The Enron case caused massive losses in the stock exchange, the company became a system of corruption, and in my opinion Enron is out of options when trying to redeem the trust of the shareholders and the lenience of the legal system. Innocent employees lost their pension due to the scandal. Investors lost some 60 billion dollars within a few days; for many it meant losing their old-age security, citizen’s trust in the American economic system was destroyed, banks were suspected of collusion, and auditing firm Arthur Anderson lost its accreditation. The rules for company financial reporting were drastically sharpened under Sarbanes-Oxley Act 2002, also known as Corporate Responsibility Act 2002 after the scandal (Investopia, 2018). The SOX mandated strict reforms to improve financial disclosures from corporations to prevent accounting fraud, the SOX also increased criminal punishment.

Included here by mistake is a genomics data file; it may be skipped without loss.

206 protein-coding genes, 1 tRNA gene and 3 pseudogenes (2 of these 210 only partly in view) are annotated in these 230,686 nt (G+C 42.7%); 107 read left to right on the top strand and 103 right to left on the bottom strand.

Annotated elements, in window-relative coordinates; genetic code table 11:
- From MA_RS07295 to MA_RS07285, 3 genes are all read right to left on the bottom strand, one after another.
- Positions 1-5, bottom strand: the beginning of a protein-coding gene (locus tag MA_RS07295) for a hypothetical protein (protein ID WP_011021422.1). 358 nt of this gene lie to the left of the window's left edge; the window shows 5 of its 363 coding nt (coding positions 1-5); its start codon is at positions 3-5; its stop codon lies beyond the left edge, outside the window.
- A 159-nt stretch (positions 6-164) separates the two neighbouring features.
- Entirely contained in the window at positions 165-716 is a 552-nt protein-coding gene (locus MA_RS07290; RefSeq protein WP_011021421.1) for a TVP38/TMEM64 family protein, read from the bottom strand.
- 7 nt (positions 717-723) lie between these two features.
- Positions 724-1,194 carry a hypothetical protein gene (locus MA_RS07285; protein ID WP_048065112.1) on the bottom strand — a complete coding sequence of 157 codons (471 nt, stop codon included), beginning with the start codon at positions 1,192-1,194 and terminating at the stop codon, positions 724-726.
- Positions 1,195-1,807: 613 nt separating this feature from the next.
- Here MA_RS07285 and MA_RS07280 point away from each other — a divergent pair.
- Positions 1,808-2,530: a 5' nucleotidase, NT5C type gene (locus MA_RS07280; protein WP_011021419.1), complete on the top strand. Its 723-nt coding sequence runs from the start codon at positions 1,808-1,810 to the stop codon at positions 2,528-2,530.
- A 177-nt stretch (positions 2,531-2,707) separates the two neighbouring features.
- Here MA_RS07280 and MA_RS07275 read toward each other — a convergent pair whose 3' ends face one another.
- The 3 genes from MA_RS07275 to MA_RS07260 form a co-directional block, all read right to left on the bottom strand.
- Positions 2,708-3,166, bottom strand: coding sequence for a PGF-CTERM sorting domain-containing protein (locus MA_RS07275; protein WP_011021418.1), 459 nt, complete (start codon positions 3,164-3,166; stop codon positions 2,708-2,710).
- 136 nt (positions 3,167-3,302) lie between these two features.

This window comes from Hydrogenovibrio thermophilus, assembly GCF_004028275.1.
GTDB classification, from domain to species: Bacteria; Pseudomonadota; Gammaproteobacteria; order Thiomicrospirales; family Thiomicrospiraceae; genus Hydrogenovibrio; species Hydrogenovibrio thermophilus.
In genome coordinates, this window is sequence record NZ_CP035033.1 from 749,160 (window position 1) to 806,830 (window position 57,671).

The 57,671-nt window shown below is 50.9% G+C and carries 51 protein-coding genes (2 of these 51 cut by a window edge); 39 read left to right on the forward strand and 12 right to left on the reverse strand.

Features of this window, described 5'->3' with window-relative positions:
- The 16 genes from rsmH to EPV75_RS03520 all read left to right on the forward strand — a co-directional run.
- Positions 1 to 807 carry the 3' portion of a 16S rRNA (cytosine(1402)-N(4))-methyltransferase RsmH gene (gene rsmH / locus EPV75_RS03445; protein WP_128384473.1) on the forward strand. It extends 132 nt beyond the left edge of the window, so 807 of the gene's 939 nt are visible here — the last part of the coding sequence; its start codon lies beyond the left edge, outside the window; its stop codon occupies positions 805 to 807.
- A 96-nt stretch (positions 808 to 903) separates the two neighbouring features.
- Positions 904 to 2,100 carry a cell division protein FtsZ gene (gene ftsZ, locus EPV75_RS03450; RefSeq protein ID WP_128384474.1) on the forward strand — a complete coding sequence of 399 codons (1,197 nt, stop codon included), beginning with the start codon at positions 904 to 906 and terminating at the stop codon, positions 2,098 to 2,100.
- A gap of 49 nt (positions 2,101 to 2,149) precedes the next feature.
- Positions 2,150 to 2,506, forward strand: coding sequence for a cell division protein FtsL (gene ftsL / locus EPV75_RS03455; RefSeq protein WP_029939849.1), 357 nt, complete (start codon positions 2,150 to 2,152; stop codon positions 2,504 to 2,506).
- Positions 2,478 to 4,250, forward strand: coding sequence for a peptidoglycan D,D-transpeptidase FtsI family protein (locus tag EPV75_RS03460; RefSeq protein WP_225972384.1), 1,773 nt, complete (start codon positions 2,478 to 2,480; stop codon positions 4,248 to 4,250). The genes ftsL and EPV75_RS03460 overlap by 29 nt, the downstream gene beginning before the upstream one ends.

In my opinion, the innocent employees who formerly worked for Enron who loss their jobs and retirement savings shouldn’t have to be subjected to the scrutiny. I believe that all of Enron workers didn’t play a part in the greed and dishonesty that brought down the company. Those employees who are found innocent should at least be able to keep their pension. All 200 executives are to give up their pension to assist with funding the employee’s. These executives should also use what is left of their ridiculous bonuses to also assist with the funding the employees. The shareholders who invested into the stocks should also be eligible for a payout so they wouldn’t completely loose everything they’ve invested in. the shareholders if possible should be eligible to at least a small amount if possible. In a settlement agreement, almost everything that is owned by the executives should be turned over to a fund to compensate former shareholders. Though no amount of money can mend the disappointment that Enron cause the shareholders, employees, and investor the financial whole that they will have to dig themselves out of after legal fees and life happenings are greater than the Enron scandal itself. These are innocent individuals who believed in the company’s mission they took a risk, which caused them their livelihood. Enron should definitely be held accountable for their unethical business practices, and the lies they fed everyone involved. The best move for the company is to consider all parties involved and try to figure out how to distributed funds amongst each party.